Untitled Internet Cache from an Anthony Graves site
OCTOBER 28, 2010 The following is courtesy of Dr. Rick Halperin's Death Pen. News and updates - This is such big news that I trust you won't find a longer post than usual. For more from his site keep watching here
Prosecutors blast former DA who handled Graves case
Prosecutors today blasted Charles Sebesta, the former district attorney for Washington and Burleson counties, accusing him of hiding evidence and tampering, then threatening witnesses to convict Anthony Graves of capital murder in 1994.
Graves was released from jail Wednesday after spending 18 years behind bars for a crime he did not commit.
Answering questions about the release today, Kelly Siegler, a special prosecutor working for District Attorney Bill Parham, said the case was "horrible."
"Charles Sebasta handled this case in a way that could best be described as a criminal justice system’s nightmare," Siegler said. "It’s a travesty, what happened in Anthony Graves' trial."
Sebesta responded to the allegations today and maintained that Graves is guilty.
"I would not have tried him if I didn't believe he was guilty," Sebesta said.
Siegler said Sebesta indicted a woman without any evidence, fabricated evidence, manipulated witnesses and took advantage of victims.
Siegler said it "absolutely" was prosecutorial misconduct.
"The worst I've ever seen," she said.
Sebesta flatly denied any misconduct and responded to each allegation leveled at him by Siegler and Parham.
Siegler and the current district attorney spoke during a press conference this morning with investigator Otto Haneck and Texas Rangers Sgt. Andres De La Garza.
Graves was sent to death row for being 1 of 2 men who brutally killed a Somerville family, including 2 adults and 4 children.
Graves was convicted of assisting Robert Earl Carter in the slaying of Bobbie Davis, 45; her 16-year-old daughter, Nicole; and Davis’ four grandchildren, ages 4 to 9, on Aug. 18, 1992.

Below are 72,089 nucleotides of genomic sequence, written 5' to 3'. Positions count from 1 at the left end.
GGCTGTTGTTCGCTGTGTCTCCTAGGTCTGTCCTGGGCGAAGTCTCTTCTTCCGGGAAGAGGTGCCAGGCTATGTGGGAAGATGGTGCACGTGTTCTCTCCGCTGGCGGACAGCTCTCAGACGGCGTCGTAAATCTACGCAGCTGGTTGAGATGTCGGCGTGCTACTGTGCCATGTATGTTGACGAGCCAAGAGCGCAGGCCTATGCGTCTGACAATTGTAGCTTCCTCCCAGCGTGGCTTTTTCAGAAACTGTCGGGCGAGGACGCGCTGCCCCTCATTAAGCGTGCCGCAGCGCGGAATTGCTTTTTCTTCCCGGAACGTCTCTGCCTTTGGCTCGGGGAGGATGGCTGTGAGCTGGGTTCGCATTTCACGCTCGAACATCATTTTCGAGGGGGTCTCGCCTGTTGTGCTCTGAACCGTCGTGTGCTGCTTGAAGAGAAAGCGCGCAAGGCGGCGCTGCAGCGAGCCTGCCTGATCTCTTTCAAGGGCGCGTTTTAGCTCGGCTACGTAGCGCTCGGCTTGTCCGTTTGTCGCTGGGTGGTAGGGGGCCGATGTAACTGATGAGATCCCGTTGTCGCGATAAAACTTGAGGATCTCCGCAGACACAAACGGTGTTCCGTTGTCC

The home was then set ablaze.
Carter was executed in 2000. 2 weeks before his death, he provided a sworn statement saying that his naming of Graves as an accomplice was a lie.
He first gave investigators Graves' name days after the murders because he knew Graves was not there and could easily provide an alibi for himself, Siegler said.
She said Sebesta threatened the woman with whom Graves was asleep with when the murder occurred by saying in open court that she was a suspect in the slayings.
Sebesta said it was hardly a threat when he alerted the court that she should be advised of her rights to not incriminate herself because she was a suspect.
Seigler said Sebesta indicted Carter's wife, Teresa, without any evidence.
Sebesta said a grand jury returned the indictment after hearing that Teresa Carter had a burn on her shoulder.
Robert Carter had facial burns, which first made him a suspect because the house had been set on fire.
Sebesta also threatened Robert Earl Carter with pursuing a conviction against his wife to make him testify against Graves, Sielger said.
Sebesta denied that he had a conversation with Carter like that.
Sebesta has never believed Carter’s recantations, which began 2 days after he first gave it to police.
Sebesta retired 12 years ago. In 2009, he took out ads in 2 Burleson County newspapers calling Graves "cold-blooded" to dispute critical media reports.
"Go back and look at the evidence," Sebesta said. "He was convicted by a jury."
He said allegations of prosecutorial misconduct were "really stretching."
"I just don't see it," he said.
The 5th U.S. Circuit Court of Appeals overturned Graves’ conviction in 2006. A three-judge panel said he deserved a new trial after ruling that prosecutors elicited false statements from two witnesses and withheld two statements that could have changed the minds of jurors.
Since that ruling there were at least 2 special prosecutors before it has handed to Parham.
Graves eventually was returned to county jail with a bond set at $1 million, and Parham began to investigate. He hired Siegler, a former Harris County assistant district attorney, as a special prosecutor.
Siegler said Sebasta was interviewed and that he could not be convinced of Graves' innocence.
Parham said he believes there was a 2nd man involved in the murder, but that Graves "unequivocally was not one of them."
(source: Houston Chronicle)
Freed death row inmate speaks out----Texas inmate on death row for 18 years freed
A former inmate who spent 18 years on death row spoke out for the first time since his release.
Anthony Graves was released from the county jail in Brenham Wednesday after the DA dropped all murder charges against him. Graves, 45, was convicted of assisting Robert Carter in the murders of a woman, her teenage daughter and her four grandchildren in Somerville in 1992.